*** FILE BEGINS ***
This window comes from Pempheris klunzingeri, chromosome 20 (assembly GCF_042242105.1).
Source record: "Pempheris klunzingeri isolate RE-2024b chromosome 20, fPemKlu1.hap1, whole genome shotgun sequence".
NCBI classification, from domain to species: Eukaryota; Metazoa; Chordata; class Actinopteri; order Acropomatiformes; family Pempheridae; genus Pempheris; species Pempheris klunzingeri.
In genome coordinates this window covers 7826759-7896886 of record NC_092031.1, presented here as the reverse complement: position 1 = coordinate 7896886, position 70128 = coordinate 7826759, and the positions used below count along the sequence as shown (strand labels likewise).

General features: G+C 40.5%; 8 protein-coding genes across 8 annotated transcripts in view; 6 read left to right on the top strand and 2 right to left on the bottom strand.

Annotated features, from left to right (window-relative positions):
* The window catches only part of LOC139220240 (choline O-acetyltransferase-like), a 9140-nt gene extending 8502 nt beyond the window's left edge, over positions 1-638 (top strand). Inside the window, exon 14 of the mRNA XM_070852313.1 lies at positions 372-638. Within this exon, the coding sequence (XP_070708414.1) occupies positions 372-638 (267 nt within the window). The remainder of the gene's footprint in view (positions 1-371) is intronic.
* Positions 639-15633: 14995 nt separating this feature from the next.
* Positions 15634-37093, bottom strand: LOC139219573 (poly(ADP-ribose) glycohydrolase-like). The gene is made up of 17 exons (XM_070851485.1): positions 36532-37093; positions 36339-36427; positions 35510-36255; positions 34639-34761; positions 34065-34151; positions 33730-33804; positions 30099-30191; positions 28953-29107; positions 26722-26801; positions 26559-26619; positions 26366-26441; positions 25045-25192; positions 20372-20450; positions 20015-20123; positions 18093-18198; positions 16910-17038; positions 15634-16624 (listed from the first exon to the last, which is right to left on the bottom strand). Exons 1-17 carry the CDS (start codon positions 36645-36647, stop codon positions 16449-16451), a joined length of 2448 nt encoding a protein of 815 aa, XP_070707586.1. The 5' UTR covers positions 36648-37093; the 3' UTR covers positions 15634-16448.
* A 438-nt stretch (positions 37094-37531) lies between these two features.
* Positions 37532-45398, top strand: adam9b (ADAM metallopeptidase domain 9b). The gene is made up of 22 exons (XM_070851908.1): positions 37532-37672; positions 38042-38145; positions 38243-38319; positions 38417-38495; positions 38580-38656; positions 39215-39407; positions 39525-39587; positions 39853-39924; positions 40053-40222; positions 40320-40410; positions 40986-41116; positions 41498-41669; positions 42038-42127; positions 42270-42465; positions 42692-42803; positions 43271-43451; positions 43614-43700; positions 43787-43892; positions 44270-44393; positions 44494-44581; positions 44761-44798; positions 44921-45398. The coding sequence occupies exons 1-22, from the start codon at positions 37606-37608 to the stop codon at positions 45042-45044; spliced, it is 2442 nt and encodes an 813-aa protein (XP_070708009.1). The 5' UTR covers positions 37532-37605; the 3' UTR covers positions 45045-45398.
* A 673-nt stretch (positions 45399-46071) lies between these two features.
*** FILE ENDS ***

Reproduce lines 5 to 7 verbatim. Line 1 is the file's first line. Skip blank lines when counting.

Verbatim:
General features: G+C 40.5%; 8 protein-coding genes across 8 annotated transcripts in view; 6 read left to right on the top strand and 2 right to left on the bottom strand.

Annotated features, from left to right (window-relative positions):
* The window catches only part of LOC139220240 (choline O-acetyltransferase-like), a 9140-nt gene extending 8502 nt beyond the window's left edge, over positions 1-638 (top strand). Inside the window, exon 14 of the mRNA XM_070852313.1 lies at positions 372-638. Within this exon, the coding sequence (XP_070708414.1) occupies positions 372-638 (267 nt within the window). The remainder of the gene's footprint in view (positions 1-371) is intronic.